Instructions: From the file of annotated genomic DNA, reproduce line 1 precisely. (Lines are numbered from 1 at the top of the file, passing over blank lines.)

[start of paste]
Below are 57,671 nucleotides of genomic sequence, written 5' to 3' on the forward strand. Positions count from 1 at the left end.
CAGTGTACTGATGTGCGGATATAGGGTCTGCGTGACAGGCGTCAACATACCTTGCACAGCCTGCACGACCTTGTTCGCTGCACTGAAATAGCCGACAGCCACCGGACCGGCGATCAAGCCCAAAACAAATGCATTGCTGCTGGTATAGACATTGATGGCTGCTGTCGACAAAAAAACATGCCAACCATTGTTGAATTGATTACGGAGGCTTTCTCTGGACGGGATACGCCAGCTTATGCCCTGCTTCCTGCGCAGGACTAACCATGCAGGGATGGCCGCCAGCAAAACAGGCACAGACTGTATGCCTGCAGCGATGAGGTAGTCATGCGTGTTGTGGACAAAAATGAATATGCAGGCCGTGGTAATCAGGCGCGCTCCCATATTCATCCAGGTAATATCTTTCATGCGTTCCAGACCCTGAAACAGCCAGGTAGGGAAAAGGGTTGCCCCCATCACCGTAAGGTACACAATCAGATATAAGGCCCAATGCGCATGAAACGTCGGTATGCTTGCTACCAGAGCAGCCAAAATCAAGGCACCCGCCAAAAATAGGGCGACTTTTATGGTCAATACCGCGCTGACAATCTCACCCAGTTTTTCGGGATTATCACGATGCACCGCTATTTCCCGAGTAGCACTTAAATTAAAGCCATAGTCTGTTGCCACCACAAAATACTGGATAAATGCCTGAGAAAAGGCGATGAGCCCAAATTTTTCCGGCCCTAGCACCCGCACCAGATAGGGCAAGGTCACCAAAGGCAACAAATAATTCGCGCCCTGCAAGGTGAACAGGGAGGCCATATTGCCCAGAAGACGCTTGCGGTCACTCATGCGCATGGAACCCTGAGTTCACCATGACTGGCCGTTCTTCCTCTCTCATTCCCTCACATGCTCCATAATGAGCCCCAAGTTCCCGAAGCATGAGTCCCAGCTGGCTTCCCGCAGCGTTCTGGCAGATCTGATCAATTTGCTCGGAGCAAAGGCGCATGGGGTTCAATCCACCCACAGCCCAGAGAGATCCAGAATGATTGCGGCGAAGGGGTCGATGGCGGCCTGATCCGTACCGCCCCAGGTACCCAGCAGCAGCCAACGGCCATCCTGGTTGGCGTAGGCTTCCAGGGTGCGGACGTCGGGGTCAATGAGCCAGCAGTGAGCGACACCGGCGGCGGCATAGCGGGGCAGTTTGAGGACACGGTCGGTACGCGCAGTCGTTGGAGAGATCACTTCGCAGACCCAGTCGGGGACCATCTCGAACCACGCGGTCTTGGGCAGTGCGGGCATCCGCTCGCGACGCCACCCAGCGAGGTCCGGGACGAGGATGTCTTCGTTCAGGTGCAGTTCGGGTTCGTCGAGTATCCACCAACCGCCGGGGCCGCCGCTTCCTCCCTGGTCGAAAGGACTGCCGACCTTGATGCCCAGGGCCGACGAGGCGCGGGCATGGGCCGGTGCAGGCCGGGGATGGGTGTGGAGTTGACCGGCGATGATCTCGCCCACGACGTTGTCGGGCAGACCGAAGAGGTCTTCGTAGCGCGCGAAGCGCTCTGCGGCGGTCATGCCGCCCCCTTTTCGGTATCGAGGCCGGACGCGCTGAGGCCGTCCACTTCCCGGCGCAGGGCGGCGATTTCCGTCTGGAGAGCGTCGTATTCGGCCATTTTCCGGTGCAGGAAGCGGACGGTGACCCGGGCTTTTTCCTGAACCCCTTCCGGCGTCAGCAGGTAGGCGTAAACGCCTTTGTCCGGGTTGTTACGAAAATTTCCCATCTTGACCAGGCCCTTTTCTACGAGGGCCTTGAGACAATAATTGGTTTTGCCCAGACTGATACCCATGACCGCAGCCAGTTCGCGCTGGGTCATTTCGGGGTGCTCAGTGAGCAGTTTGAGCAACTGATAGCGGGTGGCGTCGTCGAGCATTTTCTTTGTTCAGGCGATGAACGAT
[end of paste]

Below are 57,671 nucleotides of genomic sequence, written 5' to 3' on the forward strand. Positions count from 1 at the left end.